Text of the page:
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Another View: Understand who represents you in government — at all levels

By: Randi Swisley, guest columnist
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Running government is big business, and large amounts of money from taxes are used to run that business. Every citizen pays some kind of taxes and is, therefore, a shareholder in government. The more eligible people there are who choose to vote, the more qualified people there are who choose to serve, and the more concerned citizens there are who express their opinions, the better the government performs.
Whether or not the services of government are adequately provided, without waste, is determined by the kind of officials the voters elect. This means that voting citizens need to know how government is organized, how it works, what the problems are, who the elected officials are, and what they are doing to ensure that the affairs of their jurisdiction are administered in the best interests of all its citizens.
Taking into account federal, state, county, city and special district representatives, each citizen may have 50 elected officials representing their interests — and also may have a different set of representatives from the person who lives directly across the street. Personally, 15 elected officials represent me at the state and national level. Twenty city, county and special districts and departments have multiple representatives for whom I also vote.     
Why so many? Generally, as an area grows and develops, its residents find that their needs change. As they adjust, they may decide that there is a community need for a specific purpose or service such as fire protection, water management or mosquito control. Working with their state representative, residents legally define the geographic boundaries of the proposed districts, the scope of the special purpose, and the method of governing the district. If there is enough evidence of community need and support deemed by the local legislative delegation, the proposal is submitted for adoption by both houses of the state Legislature.  It is then sent to the governor and finally ratified by a majority vote of registered voters within the proposed district.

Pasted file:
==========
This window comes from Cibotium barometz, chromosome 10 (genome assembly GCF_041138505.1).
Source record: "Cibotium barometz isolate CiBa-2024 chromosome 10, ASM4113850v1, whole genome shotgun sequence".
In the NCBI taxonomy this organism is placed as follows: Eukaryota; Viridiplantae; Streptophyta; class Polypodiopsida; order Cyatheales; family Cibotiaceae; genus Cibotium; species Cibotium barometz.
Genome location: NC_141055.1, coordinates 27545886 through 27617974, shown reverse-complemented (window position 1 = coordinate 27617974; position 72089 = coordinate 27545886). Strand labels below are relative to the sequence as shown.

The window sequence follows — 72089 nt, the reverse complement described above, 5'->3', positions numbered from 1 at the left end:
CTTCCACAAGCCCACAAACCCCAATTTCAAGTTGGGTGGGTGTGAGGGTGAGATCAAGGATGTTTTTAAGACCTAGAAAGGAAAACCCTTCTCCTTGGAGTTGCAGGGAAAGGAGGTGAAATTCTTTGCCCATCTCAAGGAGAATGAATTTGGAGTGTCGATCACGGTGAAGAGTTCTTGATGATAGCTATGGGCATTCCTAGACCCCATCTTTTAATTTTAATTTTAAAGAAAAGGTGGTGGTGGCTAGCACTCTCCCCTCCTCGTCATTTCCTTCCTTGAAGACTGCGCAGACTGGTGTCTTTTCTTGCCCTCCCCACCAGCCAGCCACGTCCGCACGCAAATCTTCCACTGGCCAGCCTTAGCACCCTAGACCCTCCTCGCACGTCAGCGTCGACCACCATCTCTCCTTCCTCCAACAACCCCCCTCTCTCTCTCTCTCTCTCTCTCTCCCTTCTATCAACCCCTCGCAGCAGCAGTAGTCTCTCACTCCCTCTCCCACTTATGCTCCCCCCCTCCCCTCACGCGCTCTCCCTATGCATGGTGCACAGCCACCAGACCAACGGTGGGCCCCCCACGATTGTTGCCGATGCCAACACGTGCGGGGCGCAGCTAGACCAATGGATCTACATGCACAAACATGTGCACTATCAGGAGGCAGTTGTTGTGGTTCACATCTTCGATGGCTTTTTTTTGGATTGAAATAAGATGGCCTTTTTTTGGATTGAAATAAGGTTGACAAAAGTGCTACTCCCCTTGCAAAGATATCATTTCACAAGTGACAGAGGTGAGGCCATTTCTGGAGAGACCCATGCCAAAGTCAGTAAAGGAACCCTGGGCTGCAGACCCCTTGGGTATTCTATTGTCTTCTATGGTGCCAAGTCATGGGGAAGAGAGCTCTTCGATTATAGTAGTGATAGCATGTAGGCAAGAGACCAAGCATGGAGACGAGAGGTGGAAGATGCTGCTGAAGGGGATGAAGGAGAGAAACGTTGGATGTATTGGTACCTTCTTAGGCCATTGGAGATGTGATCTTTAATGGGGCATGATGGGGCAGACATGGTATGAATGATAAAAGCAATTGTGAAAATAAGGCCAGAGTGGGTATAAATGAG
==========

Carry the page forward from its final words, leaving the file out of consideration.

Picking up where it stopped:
Once the district is approved, governing officials are elected with the authority to levy taxes to provide equipment, facilities and staff.
You can easily find a full list of the elected officials representing you on the Placer County Elections website, www.placerelections.com. The “Elections Info” tab at the top of the homepage reveals a drop down menu.  Clicking on “My Representatives” from that drop down menu takes you to a page asking for your street address so it can identify and list the representatives specific to you.   
Elected officials are half of the government chosen by the voters.  The other half consists of legislative bills and ballot initiatives.
States get money from taxes, commercial fees, federal grants and bonds. States spend money according to legislative appropriations and budgets prepared by governors. The more clearly citizens understand legislation, the more accurately the government will represent their needs.   
If you have ever felt under-represented by your government, it is not because there are not enough people out there with the responsibility to represent you. Those representatives should know how you feel.  If they don’t, you may want to tell them. Sometimes we think that, of course, our needs are known. It is an error to make this assumption.
The best way to have input into government processes is to communicate with your representatives directly through mail, a phone call, e-mail or in person.  
Randi Swisley is president
 of the League of Women
Voters of Placer County.